4 Ways to savor your joy and the holidays

Why Savoring Is Linked to Happiness?

Consciously savoring the good things in life is important because neuroscience research suggests that our brains have a negative bias. Negative things tend to stand out in our minds, while positive things tend to be easily dismissed or forgotten. 

Considering this, it’s perhaps not surprising that savoring — or being good at taking in good things — is linked to increased well-being, happiness, life satisfaction, and decreased depression.

4 Ways to Savor Joy

  1. Bask in happy moments.

Much like the practice of mindfulness, this type of savoring involves being present in the current moment and aware of sensory information. But unlike mindfulness, which emphasizes detached observation, in-the-moment savoring involves actively seeking out and soaking in positive emotions.

Try it out: Try selecting a few specific moments or events over the next week that you plan to savor. 

  1. Wear your joy on your sleeve.

Another way to elevate your positive experiences is through your non-verbal behaviors and expressions. We typically think of our physical reactions as simply the result of our emotions (for example, we smile because we feel happy).

However, science suggests the chain reaction goes both ways — smiling actually makes us feel happier while hunching our shoulders and crossing our arms can make us feel more upset.

Try it out: This holiday season, try intentionally laughing, smiling, hugging, exchanging high fives, jumping for joy, and doing the happy dance to amplify your happy moments.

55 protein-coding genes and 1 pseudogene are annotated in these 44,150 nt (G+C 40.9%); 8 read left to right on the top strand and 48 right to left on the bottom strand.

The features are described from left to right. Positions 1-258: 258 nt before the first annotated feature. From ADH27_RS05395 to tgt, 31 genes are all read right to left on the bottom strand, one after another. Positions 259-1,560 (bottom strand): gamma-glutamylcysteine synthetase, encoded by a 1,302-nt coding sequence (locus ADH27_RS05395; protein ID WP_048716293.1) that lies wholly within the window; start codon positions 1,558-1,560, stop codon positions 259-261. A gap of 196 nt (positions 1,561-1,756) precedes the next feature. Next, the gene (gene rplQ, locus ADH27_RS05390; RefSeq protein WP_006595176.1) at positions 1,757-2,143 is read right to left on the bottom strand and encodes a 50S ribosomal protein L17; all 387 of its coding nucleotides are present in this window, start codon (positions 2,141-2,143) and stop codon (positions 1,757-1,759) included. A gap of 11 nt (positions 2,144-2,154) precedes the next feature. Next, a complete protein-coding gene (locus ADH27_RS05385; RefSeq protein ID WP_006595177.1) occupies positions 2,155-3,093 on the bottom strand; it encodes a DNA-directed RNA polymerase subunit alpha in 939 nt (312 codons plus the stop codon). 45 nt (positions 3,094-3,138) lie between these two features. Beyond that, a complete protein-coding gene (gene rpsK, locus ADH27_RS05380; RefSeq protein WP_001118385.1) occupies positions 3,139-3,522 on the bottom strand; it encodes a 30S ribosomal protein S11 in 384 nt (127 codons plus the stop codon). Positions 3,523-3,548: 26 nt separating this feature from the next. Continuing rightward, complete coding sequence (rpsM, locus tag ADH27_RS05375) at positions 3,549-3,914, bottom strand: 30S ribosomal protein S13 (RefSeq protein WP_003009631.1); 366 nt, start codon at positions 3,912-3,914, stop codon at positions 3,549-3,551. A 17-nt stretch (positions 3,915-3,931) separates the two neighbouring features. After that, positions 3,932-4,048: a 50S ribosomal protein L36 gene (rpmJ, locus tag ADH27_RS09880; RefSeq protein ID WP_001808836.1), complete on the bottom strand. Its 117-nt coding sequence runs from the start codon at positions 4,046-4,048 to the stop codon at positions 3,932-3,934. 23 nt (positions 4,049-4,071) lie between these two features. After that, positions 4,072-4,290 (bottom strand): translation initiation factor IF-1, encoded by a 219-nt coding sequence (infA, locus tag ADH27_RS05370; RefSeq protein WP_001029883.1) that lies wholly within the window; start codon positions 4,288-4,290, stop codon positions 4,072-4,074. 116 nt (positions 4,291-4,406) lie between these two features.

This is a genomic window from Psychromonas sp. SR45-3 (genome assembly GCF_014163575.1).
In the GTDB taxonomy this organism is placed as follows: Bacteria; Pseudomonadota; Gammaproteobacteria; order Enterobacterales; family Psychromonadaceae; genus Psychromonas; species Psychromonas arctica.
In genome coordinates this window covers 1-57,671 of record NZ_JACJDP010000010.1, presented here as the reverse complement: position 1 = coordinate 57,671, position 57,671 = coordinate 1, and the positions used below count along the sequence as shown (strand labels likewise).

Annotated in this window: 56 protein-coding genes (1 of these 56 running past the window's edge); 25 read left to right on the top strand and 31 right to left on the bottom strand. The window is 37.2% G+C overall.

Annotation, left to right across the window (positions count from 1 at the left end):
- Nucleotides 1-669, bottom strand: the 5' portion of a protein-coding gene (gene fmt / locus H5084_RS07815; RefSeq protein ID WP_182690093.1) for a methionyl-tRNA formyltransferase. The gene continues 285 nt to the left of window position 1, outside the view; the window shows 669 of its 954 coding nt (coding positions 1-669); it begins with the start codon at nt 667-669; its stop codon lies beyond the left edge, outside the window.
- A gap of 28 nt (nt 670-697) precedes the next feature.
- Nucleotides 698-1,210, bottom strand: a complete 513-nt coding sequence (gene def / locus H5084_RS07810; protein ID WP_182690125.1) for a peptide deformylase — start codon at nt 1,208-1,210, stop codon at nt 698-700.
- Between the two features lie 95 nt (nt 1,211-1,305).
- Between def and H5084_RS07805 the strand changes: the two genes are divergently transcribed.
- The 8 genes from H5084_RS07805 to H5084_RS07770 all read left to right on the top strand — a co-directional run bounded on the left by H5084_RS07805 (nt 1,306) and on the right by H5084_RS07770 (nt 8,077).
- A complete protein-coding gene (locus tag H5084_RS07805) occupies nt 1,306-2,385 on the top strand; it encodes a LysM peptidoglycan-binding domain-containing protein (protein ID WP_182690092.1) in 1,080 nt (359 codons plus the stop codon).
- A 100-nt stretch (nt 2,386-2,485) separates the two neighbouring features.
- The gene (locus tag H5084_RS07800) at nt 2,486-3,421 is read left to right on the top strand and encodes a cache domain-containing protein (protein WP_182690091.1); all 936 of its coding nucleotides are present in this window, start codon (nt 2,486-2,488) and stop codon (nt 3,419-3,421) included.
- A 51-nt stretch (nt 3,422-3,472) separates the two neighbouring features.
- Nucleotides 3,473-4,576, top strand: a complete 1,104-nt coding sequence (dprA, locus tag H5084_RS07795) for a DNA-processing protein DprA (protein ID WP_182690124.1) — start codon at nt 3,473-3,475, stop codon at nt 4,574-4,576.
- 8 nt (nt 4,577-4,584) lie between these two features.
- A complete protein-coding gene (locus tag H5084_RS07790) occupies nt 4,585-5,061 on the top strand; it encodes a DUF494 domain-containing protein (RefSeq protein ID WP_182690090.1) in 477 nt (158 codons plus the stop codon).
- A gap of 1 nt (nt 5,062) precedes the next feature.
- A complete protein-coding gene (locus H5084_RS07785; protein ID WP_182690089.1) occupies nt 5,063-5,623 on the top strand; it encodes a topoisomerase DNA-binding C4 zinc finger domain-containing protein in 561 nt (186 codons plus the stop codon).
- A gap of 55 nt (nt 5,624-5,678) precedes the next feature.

1. Engage in positive mental time travel.

We all have the ability to “time travel” within our minds to a more positive moment — whether it’s sometime in the past or in our anticipated future. Studies show that vividly reminiscing over positive experiences and eagerly anticipating future joyful occasions can boost your happiness levels, both in the moment and over time.

Try it out: Think about a time when you felt so happy, you thought you would burst. Remember how you felt in that moment (Giddy? Grateful? Excited?). Replay the event in your mind as if you were reliving it. 

  1. Share your gratitude with others.

While the first 3 savoring strategies can be done solo, this last one requires connecting with other people. Research suggests that sharing positive events with others is a great way to further amplify and savor the good things in your life. This strategy works best when you share with someone you’re close to and when that someone is likely to mirror back your positive emotions.

This creates an upward spiral of positivity. In fact, some research suggests involving others in your savoring can not only increase the positive impact of events but can also boost your mental and physical resilience.

Try it out: Do some savoring with others this holiday season by taking the time to connect with people who are important to you. 

Source: CCL

Everyone at Aha!Leadership wishes you and your family the most wonderful holiday season!


Did you know this about disc?

DiSC is an assessment that aids with effective communication

Conversation Starters

With Conversation Starters on Catalyst, teams have an easy and fun way to tackle common challenges that hinder performance and move to tangible change. By combining DiSC with simple discussion guides, teams can talk about personality-based differences and how they affect group performance.

You will:

  • Get to know each other faster
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Getting started is easy!

  1. Visit the Your Groups feature on Catalyst
  2. Create and save a group with people in your organization
  3. Click into Conversation Starters and choose a topic